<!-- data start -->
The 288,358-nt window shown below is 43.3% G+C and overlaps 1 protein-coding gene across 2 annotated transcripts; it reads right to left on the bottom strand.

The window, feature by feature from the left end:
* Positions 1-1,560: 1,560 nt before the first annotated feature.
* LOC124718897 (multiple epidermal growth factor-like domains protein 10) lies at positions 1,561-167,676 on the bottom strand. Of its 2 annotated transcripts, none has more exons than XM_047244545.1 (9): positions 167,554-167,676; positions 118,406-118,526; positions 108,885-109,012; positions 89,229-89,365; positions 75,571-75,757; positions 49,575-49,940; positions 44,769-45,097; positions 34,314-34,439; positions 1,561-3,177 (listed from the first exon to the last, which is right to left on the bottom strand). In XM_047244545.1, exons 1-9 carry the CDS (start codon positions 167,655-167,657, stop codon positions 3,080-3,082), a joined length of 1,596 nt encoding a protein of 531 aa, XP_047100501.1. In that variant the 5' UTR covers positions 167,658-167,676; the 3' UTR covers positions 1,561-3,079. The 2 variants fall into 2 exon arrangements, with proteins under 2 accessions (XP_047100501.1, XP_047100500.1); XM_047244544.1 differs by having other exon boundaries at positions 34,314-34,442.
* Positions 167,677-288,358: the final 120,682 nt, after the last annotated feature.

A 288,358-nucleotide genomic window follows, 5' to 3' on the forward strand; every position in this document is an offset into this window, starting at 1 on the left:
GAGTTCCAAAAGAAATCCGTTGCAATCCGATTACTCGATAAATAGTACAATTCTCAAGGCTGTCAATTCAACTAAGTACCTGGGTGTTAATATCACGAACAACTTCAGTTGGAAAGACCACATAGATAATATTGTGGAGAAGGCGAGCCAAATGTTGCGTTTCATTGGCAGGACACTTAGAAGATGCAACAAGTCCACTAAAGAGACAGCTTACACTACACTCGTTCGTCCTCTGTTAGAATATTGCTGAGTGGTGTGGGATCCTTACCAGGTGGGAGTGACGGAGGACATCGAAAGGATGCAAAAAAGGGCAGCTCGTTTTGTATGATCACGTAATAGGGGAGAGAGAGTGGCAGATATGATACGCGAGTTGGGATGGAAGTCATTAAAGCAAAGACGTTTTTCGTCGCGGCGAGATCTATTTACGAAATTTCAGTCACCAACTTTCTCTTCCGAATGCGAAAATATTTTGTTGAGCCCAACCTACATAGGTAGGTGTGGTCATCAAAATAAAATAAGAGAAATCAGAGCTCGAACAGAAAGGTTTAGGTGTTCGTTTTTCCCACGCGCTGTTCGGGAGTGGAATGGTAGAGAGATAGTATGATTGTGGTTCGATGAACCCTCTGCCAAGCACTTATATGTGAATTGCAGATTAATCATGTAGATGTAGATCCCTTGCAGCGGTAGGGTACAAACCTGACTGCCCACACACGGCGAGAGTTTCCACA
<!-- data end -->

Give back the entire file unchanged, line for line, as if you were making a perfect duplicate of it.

The 288,358-nt window shown below is 43.3% G+C and overlaps 1 protein-coding gene across 2 annotated transcripts; it reads right to left on the bottom strand.

The window, feature by feature from the left end:
* Positions 1-1,560: 1,560 nt before the first annotated feature.
* LOC124718897 (multiple epidermal growth factor-like domains protein 10) lies at positions 1,561-167,676 on the bottom strand. Of its 2 annotated transcripts, none has more exons than XM_047244545.1 (9): positions 167,554-167,676; positions 118,406-118,526; positions 108,885-109,012; positions 89,229-89,365; positions 75,571-75,757; positions 49,575-49,940; positions 44,769-45,097; positions 34,314-34,439; positions 1,561-3,177 (listed from the first exon to the last, which is right to left on the bottom strand). In XM_047244545.1, exons 1-9 carry the CDS (start codon positions 167,655-167,657, stop codon positions 3,080-3,082), a joined length of 1,596 nt encoding a protein of 531 aa, XP_047100501.1. In that variant the 5' UTR covers positions 167,658-167,676; the 3' UTR covers positions 1,561-3,079. The 2 variants fall into 2 exon arrangements, with proteins under 2 accessions (XP_047100501.1, XP_047100500.1); XM_047244544.1 differs by having other exon boundaries at positions 34,314-34,442.
* Positions 167,677-288,358: the final 120,682 nt, after the last annotated feature.

A 288,358-nucleotide genomic window follows, 5' to 3' on the forward strand; every position in this document is an offset into this window, starting at 1 on the left:
GAGTTCCAAAAGAAATCCGTTGCAATCCGATTACTCGATAAATAGTACAATTCTCAAGGCTGTCAATTCAACTAAGTACCTGGGTGTTAATATCACGAACAACTTCAGTTGGAAAGACCACATAGATAATATTGTGGAGAAGGCGAGCCAAATGTTGCGTTTCATTGGCAGGACACTTAGAAGATGCAACAAGTCCACTAAAGAGACAGCTTACACTACACTCGTTCGTCCTCTGTTAGAATATTGCTGAGTGGTGTGGGATCCTTACCAGGTGGGAGTGACGGAGGACATCGAAAGGATGCAAAAAAGGGCAGCTCGTTTTGTATGATCACGTAATAGGGGAGAGAGAGTGGCAGATATGATACGCGAGTTGGGATGGAAGTCATTAAAGCAAAGACGTTTTTCGTCGCGGCGAGATCTATTTACGAAATTTCAGTCACCAACTTTCTCTTCCGAATGCGAAAATATTTTGTTGAGCCCAACCTACATAGGTAGGTGTGGTCATCAAAATAAAATAAGAGAAATCAGAGCTCGAACAGAAAGGTTTAGGTGTTCGTTTTTCCCACGCGCTGTTCGGGAGTGGAATGGTAGAGAGATAGTATGATTGTGGTTCGATGAACCCTCTGCCAAGCACTTATATGTGAATTGCAGATTAATCATGTAGATGTAGATCCCTTGCAGCGGTAGGGTACAAACCTGACTGCCCACACACGGCGAGAGTTTCCACA